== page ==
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What is an Antiproton . Keith Gollwitzer Antiproton Source Department Accelerator Division Fermilab 18 August 2007. p for proton p for antiproton. What is an Antiproton?. Government issued Webster’s Dictionary: “The antiparticle of the proton”

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what is an antiproton

What is an Antiproton

Keith Gollwitzer

Antiproton Source Department

Accelerator Division


18 August 2007

what is an antiproton1
p for proton

p for antiproton

What is an Antiproton?
  • Government issued Webster’s Dictionary:
    • “The antiparticle of the proton”
      • Antiparticle definition “subatomic particle having the same mass, average lifetime, spin, magnitude of magnetic moment but opposite direction, magnitude of electric charge but opposite sign, opposite intrinsic parity”
  • What about “Antimatter”?
    • “Matter made from antiparticles”
  • What is a Pbar?
    • Shortened name for Antiproton based upon symbol used in physics
        • Over-line or bar above symbol means “anti”
So what are protons?
    • With neutrons form different atomic nuclei
      • Simplest is Hydrogen nucleus of a single proton
    • Made up of quarks (up and down)
      • Proton is uud
      • Neutron is ddu
      • Antiproton is uud
        • Antiquarks
protons and antiprotons
Protons and Antiprotons
  • Protons
    • Plentiful
    • Get “free” protons by separating hydrogen components
      • 13.6eV to ionize electron from proton
  • Antiprotons
    • Scarce in nature
      • Created by cosmic rays interacting with the atmosphere.
        • The original “Fixed Target” experiment
  • Particle and Antiparticle when they met --- annihilate
    • One big physics question is why there is little antimatter
    • I’ll talk about Dan Brown later
particle collisions
Originally studied Cosmic Ray Particles Cosmic rays are energetic

No human control of energy, type, when

Detection done at high altitudes

Discovered many types of particles that are not everyday matter

Accelerators allow control of collisions

Allowed study of many new particles

Some with masses greater than the initial particles

Particle Collisions
fermilab collisions
Fermilab Collisions
  • Fixed Target
    • In the Fixed Target mode, ½ of the experiment is at rest.
    • The other ½ is moving at high energy.
    • There is a big “relativistic” penalty to be paid because of the conservation of momentum.
  • Collider Mode
    • In the Collider mode, two particles of equal mass and energy travel directly at each other.
    • The total momentum of the system is zero, so there is no “relativistic” penalty to be paid.
    • Most of the energy goes directly into making new particles.
particle acceleration


Particle Acceleration
  • A charged particle will be accelerated by a voltage potential.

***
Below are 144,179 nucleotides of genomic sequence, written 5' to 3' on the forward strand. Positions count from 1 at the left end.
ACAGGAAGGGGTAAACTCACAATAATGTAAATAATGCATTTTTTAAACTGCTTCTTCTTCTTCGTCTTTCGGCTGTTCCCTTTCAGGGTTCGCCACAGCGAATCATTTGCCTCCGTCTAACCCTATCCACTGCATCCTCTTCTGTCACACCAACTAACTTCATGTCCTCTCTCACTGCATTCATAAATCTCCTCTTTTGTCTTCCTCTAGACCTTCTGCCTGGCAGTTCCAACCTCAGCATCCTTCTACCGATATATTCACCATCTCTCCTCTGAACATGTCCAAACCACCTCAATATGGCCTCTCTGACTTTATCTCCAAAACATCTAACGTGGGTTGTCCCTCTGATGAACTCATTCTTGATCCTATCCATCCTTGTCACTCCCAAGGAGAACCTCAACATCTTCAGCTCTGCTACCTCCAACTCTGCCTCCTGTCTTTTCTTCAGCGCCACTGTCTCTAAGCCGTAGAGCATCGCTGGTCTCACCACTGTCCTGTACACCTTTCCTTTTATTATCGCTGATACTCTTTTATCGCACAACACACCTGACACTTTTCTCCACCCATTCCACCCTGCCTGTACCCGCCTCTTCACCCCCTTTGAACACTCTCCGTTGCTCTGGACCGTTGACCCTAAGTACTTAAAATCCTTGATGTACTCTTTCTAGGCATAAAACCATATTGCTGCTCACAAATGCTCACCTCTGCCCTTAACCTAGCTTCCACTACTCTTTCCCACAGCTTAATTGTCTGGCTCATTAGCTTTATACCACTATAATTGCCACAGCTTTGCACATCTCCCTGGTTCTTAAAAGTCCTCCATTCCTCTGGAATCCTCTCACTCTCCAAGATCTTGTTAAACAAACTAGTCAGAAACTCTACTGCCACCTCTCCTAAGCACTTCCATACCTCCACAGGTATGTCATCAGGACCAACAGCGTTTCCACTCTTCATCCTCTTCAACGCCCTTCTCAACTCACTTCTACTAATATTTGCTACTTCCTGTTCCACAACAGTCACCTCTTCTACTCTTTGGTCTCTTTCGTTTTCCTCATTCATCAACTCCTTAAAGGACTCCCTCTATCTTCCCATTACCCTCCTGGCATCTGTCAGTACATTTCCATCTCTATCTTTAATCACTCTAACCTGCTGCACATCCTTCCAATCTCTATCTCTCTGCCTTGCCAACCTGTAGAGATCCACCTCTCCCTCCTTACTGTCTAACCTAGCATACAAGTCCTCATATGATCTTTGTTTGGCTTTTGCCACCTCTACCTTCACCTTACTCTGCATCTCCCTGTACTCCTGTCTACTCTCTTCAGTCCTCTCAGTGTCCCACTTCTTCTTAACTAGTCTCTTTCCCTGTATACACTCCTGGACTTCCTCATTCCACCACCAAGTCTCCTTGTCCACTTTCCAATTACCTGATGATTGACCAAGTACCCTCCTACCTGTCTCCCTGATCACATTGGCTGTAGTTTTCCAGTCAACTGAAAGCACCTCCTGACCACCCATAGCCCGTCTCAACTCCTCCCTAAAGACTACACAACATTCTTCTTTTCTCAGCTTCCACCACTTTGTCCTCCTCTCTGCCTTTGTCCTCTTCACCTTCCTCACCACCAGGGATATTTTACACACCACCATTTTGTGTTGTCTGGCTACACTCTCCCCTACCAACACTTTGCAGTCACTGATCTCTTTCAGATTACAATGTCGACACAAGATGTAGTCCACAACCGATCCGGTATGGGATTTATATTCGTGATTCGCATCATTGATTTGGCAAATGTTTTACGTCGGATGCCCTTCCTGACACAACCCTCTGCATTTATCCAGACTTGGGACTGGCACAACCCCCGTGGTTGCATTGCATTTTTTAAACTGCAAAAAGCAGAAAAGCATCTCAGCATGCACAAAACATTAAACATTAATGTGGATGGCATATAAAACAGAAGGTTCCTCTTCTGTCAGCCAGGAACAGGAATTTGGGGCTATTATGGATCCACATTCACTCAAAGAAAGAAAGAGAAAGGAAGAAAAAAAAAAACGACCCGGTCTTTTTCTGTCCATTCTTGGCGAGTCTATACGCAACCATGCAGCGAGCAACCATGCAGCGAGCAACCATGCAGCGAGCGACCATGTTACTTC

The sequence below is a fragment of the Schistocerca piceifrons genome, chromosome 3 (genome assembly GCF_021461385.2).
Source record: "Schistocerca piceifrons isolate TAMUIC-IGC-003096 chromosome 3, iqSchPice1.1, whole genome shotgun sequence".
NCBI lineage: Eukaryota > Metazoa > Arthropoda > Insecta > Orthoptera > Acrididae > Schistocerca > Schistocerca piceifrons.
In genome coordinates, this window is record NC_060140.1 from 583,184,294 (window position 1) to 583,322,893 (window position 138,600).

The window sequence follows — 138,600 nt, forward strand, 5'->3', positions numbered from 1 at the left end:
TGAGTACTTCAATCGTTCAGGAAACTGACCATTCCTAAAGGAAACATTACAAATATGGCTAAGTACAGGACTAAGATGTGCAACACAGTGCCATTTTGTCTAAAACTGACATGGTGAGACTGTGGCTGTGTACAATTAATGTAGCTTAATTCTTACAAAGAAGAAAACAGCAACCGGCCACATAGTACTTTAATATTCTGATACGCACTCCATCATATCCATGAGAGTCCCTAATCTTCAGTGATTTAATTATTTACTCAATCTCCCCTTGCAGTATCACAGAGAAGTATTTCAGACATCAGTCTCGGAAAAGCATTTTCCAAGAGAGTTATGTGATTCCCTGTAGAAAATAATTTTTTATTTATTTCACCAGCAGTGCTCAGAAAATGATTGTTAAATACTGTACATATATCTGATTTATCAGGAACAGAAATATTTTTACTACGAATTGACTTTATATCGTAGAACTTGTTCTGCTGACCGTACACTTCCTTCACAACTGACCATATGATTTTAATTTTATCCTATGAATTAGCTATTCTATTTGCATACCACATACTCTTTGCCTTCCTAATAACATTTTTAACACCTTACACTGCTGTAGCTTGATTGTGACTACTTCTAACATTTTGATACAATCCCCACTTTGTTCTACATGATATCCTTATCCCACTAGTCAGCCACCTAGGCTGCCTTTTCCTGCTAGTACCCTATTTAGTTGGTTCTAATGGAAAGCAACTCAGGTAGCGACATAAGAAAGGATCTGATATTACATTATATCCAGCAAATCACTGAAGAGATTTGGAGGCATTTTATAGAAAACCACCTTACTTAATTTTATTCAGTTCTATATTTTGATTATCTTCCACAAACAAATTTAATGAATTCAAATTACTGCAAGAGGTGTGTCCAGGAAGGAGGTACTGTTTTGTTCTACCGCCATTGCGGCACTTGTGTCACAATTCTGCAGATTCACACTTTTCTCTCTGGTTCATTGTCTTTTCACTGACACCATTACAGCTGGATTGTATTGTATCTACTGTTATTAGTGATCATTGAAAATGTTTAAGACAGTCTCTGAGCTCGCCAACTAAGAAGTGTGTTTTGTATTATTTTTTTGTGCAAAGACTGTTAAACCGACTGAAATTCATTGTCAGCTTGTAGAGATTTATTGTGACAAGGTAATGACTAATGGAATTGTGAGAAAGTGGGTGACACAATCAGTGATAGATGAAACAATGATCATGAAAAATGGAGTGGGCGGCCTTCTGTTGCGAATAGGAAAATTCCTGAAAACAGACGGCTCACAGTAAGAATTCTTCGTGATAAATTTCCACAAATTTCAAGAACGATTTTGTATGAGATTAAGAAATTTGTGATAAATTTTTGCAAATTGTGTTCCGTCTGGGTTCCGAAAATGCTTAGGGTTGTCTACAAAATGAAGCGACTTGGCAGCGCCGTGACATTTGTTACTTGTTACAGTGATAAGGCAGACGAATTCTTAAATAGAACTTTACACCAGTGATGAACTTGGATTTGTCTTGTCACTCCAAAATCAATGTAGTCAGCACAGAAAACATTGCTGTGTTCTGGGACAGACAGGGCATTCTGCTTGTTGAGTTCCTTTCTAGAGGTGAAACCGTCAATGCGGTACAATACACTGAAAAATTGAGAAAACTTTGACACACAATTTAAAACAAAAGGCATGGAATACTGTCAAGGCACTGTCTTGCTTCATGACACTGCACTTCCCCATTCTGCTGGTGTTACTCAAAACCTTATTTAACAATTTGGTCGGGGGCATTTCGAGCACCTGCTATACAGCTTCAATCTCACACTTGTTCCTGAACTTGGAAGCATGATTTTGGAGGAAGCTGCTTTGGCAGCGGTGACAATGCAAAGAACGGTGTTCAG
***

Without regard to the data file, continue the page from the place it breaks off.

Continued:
• Opposite charges attract.
  • One electron Volt (eV) is the energy gained by an electron (or any particle of unit charge) when it is accelerated through a potential of 1 Volt.
to higher energies
To Higher Energies

Scientific Prefixes

K (kilo) 1,000

M (mega) 1,000,000

G (giga) 1,000,000,000

T (tera) 1,000,000,000,000

TeVatron accelerates beam to nearly 1 trillion electron Volts

Batteries are 1Volt per inch

A trillion inches is 15.8 million miles

first stage of the acceleration
First Stage of the Acceleration
  • Crockoft-Walton Accelerator
    • Can be thought of as a 750,000V DC voltage source.
    • The maximum voltage is limited by how much the air can “stand-off” before sparking.
second stage of acceleration
Second Stage of Acceleration
  • A linear accelerator (LINAC)
The Fermilab Linac is 130 meters long and reaches an energy of 400 MeV (1 million Volts per foot)

To get to 980 billion volts, a Linac would have to be

200 miles long at 1 million Volts per foot

What about using the Linac over and over?

The drift tube spacing at the beginning of the Linac would be wrong for higher energy particles

But a Synchrotron could be used!

Dipoles are used to bend particles

Quadrupoles are used to focus particles

RF cavities are used to accelerate particles

dipole magnets
Dipole Magnets
  • Dipole magnets are used to bend the particle’s path
  • The magnet body confines or concentrates the magnetic field
  • The pole faces shape the magnetic field
quadrupole magnets
Quadrupole Magnets
  • Quadrupoles are needed for focusing particles
  • Not all the particles are on the “perfect” orbit.
    • If the particle is on the right orbit – don’t bend.
    • If the particle is on the inside – bend to the outside.
    • If the particle is on the outside – bend to the inside.
pre acc

First stage of acceleration

Start with Hydrogen Bottle

Final Energy is 750keV


Final Energy of 400MeV

booster ring
Booster Ring

Final Energy of 8GeV

Uses combined function magnets

main injector ring
Main Injector Ring

Final Energy of 150GeV

2 mile circumference

Upper ring is the Recycler

tevatron ring
Tevatron Ring